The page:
6 Facility Representative Workshop 6 Facility Representative Workshop May 16 - 19, 2006 Knoxville, Tennessee Facility Rep of the Year Award | Attendees list | Summary Report [PDF] WORKSHOP AGENDA Final To view Pictures, scroll the mouse over the Picture icon To view Presentations, Picture Slideshows and Video, click on the icon Day 1: Tuesday, May 16, 2006 8:00 a.m. Opening Remarks John Evans, Facility Representative Program Manager 8:15 a.m. Welcome from Oak Ridge Office Gerald Boyd, Manager, Oak Ridge Office 8:25 a.m. Welcome from Y-12 Site Office Theodore Sherry, Manager, Y-12 Site Office 8:35 a.m. Videotaped Remarks from the Deputy Secretary The Honorable Clay Sell, Deputy Secretary of Energy 8:40 a.m. Keynote Address - Safety Oversight at Environmental Management Activities Dr. Inés Triay, Chief Operating Officer, Office of Environmental Management

251

FACILITIES OPERATIONS UTILITY MANAGEMENT  

E-Print Network (OSTI)

.................................................................................................................... 11 A. Natural Gas Use and Steam Distribution System......................................................................................................................... 9 A. Electrical Distribution System. Water Distribution

Peterson, Blake R.

252

University Services Facilities Management  

E-Print Network (OSTI)

Loughlin is the practice area leader for Network Automation and Analytics with the IBM Global Business Services, Energy by leveraging all of the benefits of automation and digitization. Mark Welch and Kieran McLoughlin, IBM Global Business Services www.UtilitiesProject.com/10744 CHAPTER are being made by utilities in automation, remote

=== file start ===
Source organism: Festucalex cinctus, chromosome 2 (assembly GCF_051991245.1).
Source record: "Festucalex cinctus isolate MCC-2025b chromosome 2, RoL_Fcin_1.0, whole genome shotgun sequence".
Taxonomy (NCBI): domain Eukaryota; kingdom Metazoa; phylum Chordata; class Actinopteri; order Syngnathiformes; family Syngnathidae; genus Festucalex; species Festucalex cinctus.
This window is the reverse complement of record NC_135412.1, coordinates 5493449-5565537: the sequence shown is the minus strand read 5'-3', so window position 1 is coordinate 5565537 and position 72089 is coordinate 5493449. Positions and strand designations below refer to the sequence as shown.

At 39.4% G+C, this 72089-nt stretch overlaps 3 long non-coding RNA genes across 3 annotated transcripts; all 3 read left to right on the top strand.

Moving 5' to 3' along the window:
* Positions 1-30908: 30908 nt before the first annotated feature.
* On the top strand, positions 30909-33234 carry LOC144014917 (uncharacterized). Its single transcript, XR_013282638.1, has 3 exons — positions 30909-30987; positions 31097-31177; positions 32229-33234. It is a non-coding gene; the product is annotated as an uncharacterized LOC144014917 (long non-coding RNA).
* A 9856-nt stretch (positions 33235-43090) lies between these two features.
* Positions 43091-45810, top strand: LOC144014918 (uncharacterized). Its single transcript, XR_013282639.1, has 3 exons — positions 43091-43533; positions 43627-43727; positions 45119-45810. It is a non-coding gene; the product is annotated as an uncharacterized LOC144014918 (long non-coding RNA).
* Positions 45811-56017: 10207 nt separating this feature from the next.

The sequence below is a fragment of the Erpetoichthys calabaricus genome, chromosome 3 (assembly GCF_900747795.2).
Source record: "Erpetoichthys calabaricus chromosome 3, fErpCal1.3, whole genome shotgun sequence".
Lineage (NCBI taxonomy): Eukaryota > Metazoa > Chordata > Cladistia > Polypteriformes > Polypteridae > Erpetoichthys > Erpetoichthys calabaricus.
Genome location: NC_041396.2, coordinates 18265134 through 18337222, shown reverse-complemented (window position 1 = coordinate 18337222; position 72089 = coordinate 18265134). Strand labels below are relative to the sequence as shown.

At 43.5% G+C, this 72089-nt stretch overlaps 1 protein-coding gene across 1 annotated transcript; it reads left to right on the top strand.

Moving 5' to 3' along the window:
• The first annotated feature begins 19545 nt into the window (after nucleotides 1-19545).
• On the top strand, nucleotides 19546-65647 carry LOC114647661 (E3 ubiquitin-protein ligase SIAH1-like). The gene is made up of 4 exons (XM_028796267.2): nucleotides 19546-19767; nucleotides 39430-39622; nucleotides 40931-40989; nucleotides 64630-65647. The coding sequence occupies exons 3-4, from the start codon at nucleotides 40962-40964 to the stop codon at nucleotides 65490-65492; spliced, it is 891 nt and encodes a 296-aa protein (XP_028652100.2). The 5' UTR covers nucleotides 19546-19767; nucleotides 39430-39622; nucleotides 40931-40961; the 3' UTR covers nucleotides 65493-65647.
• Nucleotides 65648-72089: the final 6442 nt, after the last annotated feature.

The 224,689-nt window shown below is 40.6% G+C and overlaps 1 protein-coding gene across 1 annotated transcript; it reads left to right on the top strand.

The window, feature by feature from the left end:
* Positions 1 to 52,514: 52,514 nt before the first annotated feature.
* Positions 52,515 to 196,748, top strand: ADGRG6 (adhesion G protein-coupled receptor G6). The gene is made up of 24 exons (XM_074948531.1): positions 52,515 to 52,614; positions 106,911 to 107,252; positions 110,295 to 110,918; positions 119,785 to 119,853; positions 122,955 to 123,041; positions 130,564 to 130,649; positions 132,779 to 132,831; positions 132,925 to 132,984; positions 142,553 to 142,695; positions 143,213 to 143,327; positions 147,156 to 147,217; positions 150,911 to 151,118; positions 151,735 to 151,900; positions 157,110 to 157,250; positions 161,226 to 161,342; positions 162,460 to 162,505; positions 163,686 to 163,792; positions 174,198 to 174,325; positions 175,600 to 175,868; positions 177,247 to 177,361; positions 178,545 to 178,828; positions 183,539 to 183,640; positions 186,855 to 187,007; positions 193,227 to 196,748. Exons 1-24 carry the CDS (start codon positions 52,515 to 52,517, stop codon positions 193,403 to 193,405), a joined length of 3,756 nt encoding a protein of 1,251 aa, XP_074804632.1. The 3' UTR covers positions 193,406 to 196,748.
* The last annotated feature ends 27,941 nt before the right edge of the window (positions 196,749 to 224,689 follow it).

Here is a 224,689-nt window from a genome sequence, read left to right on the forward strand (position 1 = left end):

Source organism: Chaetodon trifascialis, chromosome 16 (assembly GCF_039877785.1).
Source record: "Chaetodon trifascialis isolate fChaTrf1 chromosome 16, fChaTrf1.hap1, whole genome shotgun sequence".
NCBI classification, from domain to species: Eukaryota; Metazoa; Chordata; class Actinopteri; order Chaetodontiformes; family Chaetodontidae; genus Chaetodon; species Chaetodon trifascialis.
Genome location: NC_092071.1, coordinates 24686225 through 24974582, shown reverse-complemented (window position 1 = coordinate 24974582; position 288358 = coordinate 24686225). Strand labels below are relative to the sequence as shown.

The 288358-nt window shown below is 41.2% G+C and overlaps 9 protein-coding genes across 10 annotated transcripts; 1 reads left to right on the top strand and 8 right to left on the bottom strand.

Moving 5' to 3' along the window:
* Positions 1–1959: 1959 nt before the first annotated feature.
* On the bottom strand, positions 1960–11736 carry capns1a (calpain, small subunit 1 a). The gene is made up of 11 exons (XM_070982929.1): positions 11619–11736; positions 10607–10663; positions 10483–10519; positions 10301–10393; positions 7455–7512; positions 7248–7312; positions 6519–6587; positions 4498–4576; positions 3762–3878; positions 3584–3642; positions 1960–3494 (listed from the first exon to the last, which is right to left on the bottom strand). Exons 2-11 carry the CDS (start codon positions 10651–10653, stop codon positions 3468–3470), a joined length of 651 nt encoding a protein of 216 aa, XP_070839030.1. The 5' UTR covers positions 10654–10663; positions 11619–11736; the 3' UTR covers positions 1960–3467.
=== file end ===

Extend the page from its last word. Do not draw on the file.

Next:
Weiblen, George D

253

M-Area and Metallurgical Laboratory Hazardous Waste Management Facilities Groundwate Monitoring and Corrective-Action Report, First and Second Quarters 1998, Volumes I, II, & III  

SciTech Connect

This report describes the groundwater monitoring and corrective-action program at the M-Area Hazardous waste Management Facility (HWMF) and the Metallurgical Laboratory (Met Lab) HWMF at the Savannah river Site (SRS) during first and second quarters 1998. This program is required by South Carolina Hazardous Waste Permit SC1-890-008-989 and Section 264.100(g) of the South Carolina Hazardous Waste Management Regulations. Report requirements are described in the 1995 RCRA Renewal Permit, effective October 5, 1995, Section IIIB.H.11.b for the M-Area HWMF and Section IIIG.H.11.b for the Met Lab HWMF.

Chase, J.

1998-10-30T23:59:59.000Z

254

National facility for advanced computational science: A sustainable path to scientific discovery  

E-Print Network (OSTI)

User Facilities .Managing National User Facilities Berkeley Lab has been afour DOE national user facilities. The focus of Berkeley Lab

2004-01-01T23:59:59.000Z

255

3Q/4Q99 F-Area Hazardous Waste Management Facility Corrective Action Report - Third and Fourth Quarter 1999, Volumes I and II  

Science Conference Proceedings (OSTI)

Savannah River Site (SRS) monitors groundwater quality at the F-Area Hazardous Waste management Facility (HWMF) and provides results of this monitoring to the South Carolina Department of Health and Environmental Control (SCDHEC) semiannually as required by the Resource Conservation and Recovery Act (RCRA) permit. SRS also performs monthly sampling of the Wastewater Treatment Unit (WTU) effluent in accordance with Section C of the Underground Injection Control (UIC) application.

Chase, J.

2000-05-12T23:59:59.000Z

256

Soil community composition and ecosystem processes Comparing agricultural ecosystems with natural ecosystems  

E-Print Network (OSTI)

Soil community composition and ecosystem processes Comparing agricultural ecosystems with natural, nitrogen, pesticides Abstract. Soil organisms play principal roles in several ecosystem functions, i decomposition, and acting as an environmental buffer. Agricultural soils would more closely resemble soils

Neher, Deborah A.

257

Environmental Management Waste Management Facility Proxy Waste Lot Profile 6.999 for Building K-25 West Wing, East Tennessee Technology Park, Oak Ridge, Tennessee  

SciTech Connect